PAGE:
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Oceanic Fate and Transport of Chemicals

  • Robert P. MasonEmail author
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Abstract

or their consumers, are nonessential elements or compounds, or are major components with essentially uniform concentration across the ocean system. Given that there are over 100 elements on Earth, and a finite but very large number of organic chemicals, derived either from an original biochemical source or manufactured by humans, it would be impossible to deal with all these compounds and elements in any detail. Therefore, while this chapter contains a description of the cycling of compounds through the marine environment and identifies the main pathways of movement and the major sources and sinks for compounds, in both the solid and dissolved phases, the focus of the discussion is a smaller list of/or their consumers, are nonessential elements or compounds, or are major components with essentially uniform concentration across the ocean system. Given that there are over 100 elements on Earth, and a finite but very large number of organic chemicals, derived either from an original biochemical source or manufactured by humans, it would be impossible to deal with all these compounds and elements in any detail. Therefore, while this chapter contains a description of the cycling of compounds through the marine environment and identifies the main pathways of movement and the major sources and sinks for compounds, in both the solid and dissolved phases, the focus of the discussion is a smaller list of compounds whose inputs to the ocean and whose fate and transport have important consequences for oceanic life and the environmental health of the ocean and the biosphere in general. The four main groups of elements/compounds and their fate and transport, and how these have changed in the recent and geological past, and the consequences of these changes on the ocean are described.

Keywords

Surface Ocean Ocean Water Open Ocean Deep Ocean Hydrothermal Vent 
These keywords were added by machine and not by the authors. This process is experimental and the keywords may be updated as the learning algorithm improves.

Glossary

Anthropogenic

Produced by or derived from human-related activities.

Biogeochemical cycling

The overall transport of chemicals through the ocean waters as modified by chemical, physical, and biological processes.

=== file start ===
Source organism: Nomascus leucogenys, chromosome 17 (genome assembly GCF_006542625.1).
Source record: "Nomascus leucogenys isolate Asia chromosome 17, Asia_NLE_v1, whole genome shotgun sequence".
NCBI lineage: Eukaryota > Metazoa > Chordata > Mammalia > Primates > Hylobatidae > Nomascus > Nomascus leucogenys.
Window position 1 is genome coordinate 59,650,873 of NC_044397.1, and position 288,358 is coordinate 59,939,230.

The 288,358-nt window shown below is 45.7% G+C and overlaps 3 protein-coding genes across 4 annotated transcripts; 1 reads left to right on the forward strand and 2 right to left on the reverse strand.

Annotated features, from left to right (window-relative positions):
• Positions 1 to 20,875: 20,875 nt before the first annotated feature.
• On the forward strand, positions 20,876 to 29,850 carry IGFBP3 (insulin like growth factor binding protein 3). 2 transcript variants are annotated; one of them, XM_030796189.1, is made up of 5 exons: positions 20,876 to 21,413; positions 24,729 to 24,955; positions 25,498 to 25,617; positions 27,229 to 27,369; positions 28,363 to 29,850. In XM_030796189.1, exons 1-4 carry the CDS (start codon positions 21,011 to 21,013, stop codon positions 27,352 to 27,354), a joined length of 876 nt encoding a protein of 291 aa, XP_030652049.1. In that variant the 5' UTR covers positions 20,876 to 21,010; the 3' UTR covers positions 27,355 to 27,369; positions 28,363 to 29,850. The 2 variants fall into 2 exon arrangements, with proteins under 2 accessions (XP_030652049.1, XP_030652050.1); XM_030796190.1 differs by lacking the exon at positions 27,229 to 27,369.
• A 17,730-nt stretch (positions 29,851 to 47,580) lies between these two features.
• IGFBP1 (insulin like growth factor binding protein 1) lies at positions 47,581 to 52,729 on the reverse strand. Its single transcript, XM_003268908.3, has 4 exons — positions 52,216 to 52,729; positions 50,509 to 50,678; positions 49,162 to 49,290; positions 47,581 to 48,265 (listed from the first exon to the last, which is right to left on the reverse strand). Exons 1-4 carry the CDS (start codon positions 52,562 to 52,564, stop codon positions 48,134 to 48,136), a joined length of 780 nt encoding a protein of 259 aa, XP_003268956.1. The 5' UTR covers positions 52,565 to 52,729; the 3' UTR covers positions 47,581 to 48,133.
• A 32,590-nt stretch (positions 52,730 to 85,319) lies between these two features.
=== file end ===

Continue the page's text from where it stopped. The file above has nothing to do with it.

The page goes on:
Chemical inputs

The external sources of chemicals to the ocean from the atmosphere or from deep ocean environments or from rivers and other terrestrial sources.

Chemical sinks

All elements and compounds can be removed from the ocean by various processes. The relative ratio of their input to their removal provides an indication of how they are distributed in the ocean, and whether human activity has increased their ocean concentration.

Major ions and nutrients

Those chemicals present in the ocean at high concentrations and the major nutrients (nitrogen, phosphorous, and silica).

Metalloid

An element in the periodic table that acts both as a metal and a nonmetal, depending on the chemical environment.

Micronutrients and trace elements

Those chemicals present in the ocean at low concentrations but which still have an important impact of ocean biological productivity, either because they are essential nutrients (e.g., iron and zinc) or toxic compounds (e.g., lead and mercury).

Organic chemicals

In the context of this chapter these are chemicals manufactured purposely (e.g., PCBs, pesticides) or inadvertently (e.g., dioxins) by humans, and also released to the environment by human activity (petroleum compounds).

Persistent organic pollutants (POPs)

Organic compounds that are stable in the environmental and not rapidly degraded and which are also bioaccumulative through the food chain and potentially toxic to organisms.

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© Springer Science+Business Media New York 2012

Authors and Affiliations

  1. 1.Department of Marine Sciences & ChemistryUniversity of ConnecticutGrotonUSA

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